- as a rule, patients suffering from exudative pleurisy lie on the affected side to make it easier to breathe.
The main causes of this lung cancer complication are metastatic lesions in the chest lymph nodes and pleura. The metastases increase capillary permeability, so, on the one hand, there is more fluid flowing into the interpleural space, and, on the other hand, its outflow through the lymph vessels is impaired.
The condition is diagnosed with the help of X-rays, CT scan, diagnostic puncture or thoracoscopy.
If the condition is diagnosed as stage 4, palliative therapy comes to the fore, which can prolong life by reducing the size and slowing the progression of the tumor, as well as relieving pain and improving the patient's general condition. Surgery is only used to remove single distant masses or, in the case of complications that threaten to cause the patient’s rapid death. For example, a stable remission at this stage of cancer can be achieved if there is only one primary tumor in the lung tissue and a single daughter tumor in the periphery (both neoplasms are to be removed surgically, which is combined with of radio- and chemotherapy).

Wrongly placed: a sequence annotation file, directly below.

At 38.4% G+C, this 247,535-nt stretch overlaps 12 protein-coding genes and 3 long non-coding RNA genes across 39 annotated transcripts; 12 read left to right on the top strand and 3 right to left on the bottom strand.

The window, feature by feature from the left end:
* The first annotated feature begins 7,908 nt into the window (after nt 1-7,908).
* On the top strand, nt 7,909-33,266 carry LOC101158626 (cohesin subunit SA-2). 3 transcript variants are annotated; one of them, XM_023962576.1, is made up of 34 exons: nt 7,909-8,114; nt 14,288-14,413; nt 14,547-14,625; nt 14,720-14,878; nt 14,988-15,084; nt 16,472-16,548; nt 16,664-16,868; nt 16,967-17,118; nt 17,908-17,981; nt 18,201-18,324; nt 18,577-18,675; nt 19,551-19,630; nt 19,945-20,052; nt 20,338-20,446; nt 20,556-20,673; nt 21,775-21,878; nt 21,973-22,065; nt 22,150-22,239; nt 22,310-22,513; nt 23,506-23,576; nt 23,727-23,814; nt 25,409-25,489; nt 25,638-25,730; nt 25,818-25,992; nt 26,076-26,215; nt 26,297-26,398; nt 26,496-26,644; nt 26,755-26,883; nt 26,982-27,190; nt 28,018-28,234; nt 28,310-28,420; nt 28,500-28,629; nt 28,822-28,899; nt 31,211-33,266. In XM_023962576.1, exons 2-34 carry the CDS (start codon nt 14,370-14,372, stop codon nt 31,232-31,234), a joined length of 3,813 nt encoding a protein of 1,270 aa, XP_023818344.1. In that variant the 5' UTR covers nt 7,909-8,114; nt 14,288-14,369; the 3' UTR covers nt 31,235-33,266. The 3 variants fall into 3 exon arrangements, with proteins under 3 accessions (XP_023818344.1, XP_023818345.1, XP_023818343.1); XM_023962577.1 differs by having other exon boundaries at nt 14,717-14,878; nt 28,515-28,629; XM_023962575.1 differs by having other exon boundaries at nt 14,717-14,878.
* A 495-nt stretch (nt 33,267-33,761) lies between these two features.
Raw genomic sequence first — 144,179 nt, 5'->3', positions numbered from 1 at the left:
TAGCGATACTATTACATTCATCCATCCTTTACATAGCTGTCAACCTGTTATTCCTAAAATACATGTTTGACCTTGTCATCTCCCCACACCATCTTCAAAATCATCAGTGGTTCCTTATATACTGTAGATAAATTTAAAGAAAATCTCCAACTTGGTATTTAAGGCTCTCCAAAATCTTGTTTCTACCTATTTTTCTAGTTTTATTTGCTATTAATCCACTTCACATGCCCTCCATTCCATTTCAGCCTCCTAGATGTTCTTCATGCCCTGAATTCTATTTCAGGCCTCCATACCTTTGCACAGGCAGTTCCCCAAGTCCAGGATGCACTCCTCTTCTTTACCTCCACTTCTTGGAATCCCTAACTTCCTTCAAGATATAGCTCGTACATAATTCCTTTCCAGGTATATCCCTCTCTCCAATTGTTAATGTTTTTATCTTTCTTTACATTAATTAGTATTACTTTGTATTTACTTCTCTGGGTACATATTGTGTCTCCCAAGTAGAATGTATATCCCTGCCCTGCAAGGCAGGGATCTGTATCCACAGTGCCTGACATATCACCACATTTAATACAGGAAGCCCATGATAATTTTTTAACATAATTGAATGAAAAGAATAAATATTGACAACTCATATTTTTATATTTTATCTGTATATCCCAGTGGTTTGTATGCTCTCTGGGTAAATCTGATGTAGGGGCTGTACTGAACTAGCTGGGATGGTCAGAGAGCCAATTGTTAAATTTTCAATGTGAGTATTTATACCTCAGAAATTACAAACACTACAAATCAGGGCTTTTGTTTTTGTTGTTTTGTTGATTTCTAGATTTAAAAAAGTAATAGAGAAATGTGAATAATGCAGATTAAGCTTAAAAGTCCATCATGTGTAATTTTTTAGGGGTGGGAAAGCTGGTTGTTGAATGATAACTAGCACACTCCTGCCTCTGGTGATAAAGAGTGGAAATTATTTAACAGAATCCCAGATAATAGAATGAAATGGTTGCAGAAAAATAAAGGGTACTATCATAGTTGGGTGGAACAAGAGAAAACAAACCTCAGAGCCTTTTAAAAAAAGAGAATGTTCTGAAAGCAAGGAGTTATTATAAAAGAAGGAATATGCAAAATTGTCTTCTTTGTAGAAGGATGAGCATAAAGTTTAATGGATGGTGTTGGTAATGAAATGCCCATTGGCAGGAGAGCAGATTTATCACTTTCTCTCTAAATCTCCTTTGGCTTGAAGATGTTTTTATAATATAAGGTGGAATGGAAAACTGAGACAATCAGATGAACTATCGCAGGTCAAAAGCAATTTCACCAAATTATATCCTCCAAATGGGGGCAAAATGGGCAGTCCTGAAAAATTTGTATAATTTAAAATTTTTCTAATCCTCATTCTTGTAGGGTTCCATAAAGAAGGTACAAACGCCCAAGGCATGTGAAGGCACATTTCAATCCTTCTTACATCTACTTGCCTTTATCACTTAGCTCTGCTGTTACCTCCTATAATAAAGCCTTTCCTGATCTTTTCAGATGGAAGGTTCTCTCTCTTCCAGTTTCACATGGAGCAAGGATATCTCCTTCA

How to prepare. If cancer is detected, no special lifestyle or diet is needed for targeted and immune therapies.
Treatment with cytostatics also affects healthy cells, so one needs to make sure that they replenish protein (with more lean meats, fish, poultry, legumes, dairy products, and eggs if tolerated). It is also necessary to eat sufficient amounts of fruits and vegetables, including those with a high content of vitamin C - sweet peppers, currants and so on. Furthermore, it is advisable to take additional B vitamins, drink enough fluids, including clear water and juices - beet, tomato, lingonberry, raspberry (if platinum-based drugs are prescribed).
EGFR inhibitors (gefitinib, erlotinib)
Tyrosine kinase inhibitor afatinib
|Incompatible with platin-based drugs. Therapy is administered during asymptomatic periods and in the case of isolated relapse.|